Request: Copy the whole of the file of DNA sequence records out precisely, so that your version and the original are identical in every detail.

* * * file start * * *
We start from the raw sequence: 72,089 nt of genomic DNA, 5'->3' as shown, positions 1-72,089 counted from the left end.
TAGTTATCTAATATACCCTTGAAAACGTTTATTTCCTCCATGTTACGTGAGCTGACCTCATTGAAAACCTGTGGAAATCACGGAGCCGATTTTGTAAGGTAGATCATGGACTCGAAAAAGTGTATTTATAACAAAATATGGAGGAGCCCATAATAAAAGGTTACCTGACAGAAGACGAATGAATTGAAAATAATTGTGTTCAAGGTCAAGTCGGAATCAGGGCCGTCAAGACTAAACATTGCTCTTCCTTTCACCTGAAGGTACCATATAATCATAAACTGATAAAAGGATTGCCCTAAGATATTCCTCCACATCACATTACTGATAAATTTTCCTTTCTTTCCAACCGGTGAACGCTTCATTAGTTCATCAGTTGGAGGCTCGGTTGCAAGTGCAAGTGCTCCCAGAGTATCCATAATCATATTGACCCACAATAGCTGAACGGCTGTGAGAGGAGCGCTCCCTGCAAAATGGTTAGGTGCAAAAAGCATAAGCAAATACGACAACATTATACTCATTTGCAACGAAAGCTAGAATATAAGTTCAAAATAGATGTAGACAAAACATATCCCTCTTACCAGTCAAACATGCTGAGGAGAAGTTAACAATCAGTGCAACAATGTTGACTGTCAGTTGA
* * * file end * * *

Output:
We start from the raw sequence: 72,089 nt of genomic DNA, 5'->3' as shown, positions 1-72,089 counted from the left end.
TAGTTATCTAATATACCCTTGAAAACGTTTATTTCCTCCATGTTACGTGAGCTGACCTCATTGAAAACCTGTGGAAATCACGGAGCCGATTTTGTAAGGTAGATCATGGACTCGAAAAAGTGTATTTATAACAAAATATGGAGGAGCCCATAATAAAAGGTTACCTGACAGAAGACGAATGAATTGAAAATAATTGTGTTCAAGGTCAAGTCGGAATCAGGGCCGTCAAGACTAAACATTGCTCTTCCTTTCACCTGAAGGTACCATATAATCATAAACTGATAAAAGGATTGCCCTAAGATATTCCTCCACATCACATTACTGATAAATTTTCCTTTCTTTCCAACCGGTGAACGCTTCATTAGTTCATCAGTTGGAGGCTCGGTTGCAAGTGCAAGTGCTCCCAGAGTATCCATAATCATATTGACCCACAATAGCTGAACGGCTGTGAGAGGAGCGCTCCCTGCAAAATGGTTAGGTGCAAAAAGCATAAGCAAATACGACAACATTATACTCATTTGCAACGAAAGCTAGAATATAAGTTCAAAATAGATGTAGACAAAACATATCCCTCTTACCAGTCAAACATGCTGAGGAGAAGTTAACAATCAGTGCAACAATGTTGACTGTCAGTTGA